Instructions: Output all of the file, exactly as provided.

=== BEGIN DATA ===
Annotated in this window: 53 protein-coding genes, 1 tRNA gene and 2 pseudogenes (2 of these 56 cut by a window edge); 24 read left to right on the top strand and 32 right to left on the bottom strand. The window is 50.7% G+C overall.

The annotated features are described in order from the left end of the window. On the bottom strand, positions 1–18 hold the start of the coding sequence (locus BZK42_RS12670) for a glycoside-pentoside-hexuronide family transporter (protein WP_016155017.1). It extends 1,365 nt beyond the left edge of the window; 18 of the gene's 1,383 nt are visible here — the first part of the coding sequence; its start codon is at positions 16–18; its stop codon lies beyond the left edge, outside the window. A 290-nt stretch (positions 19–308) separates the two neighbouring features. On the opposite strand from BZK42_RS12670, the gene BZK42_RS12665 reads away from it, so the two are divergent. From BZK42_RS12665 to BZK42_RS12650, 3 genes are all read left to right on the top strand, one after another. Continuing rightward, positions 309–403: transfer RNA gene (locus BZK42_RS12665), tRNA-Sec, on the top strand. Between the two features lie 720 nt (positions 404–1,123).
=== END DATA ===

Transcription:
Annotated in this window: 53 protein-coding genes, 1 tRNA gene and 2 pseudogenes (2 of these 56 cut by a window edge); 24 read left to right on the top strand and 32 right to left on the bottom strand. The window is 50.7% G+C overall.

The annotated features are described in order from the left end of the window. On the bottom strand, positions 1–18 hold the start of the coding sequence (locus BZK42_RS12670) for a glycoside-pentoside-hexuronide family transporter (protein WP_016155017.1). It extends 1,365 nt beyond the left edge of the window; 18 of the gene's 1,383 nt are visible here — the first part of the coding sequence; its start codon is at positions 16–18; its stop codon lies beyond the left edge, outside the window. A 290-nt stretch (positions 19–308) separates the two neighbouring features. On the opposite strand from BZK42_RS12670, the gene BZK42_RS12665 reads away from it, so the two are divergent. From BZK42_RS12665 to BZK42_RS12650, 3 genes are all read left to right on the top strand, one after another. Continuing rightward, positions 309–403: transfer RNA gene (locus BZK42_RS12665), tRNA-Sec, on the top strand. Between the two features lie 720 nt (positions 404–1,123).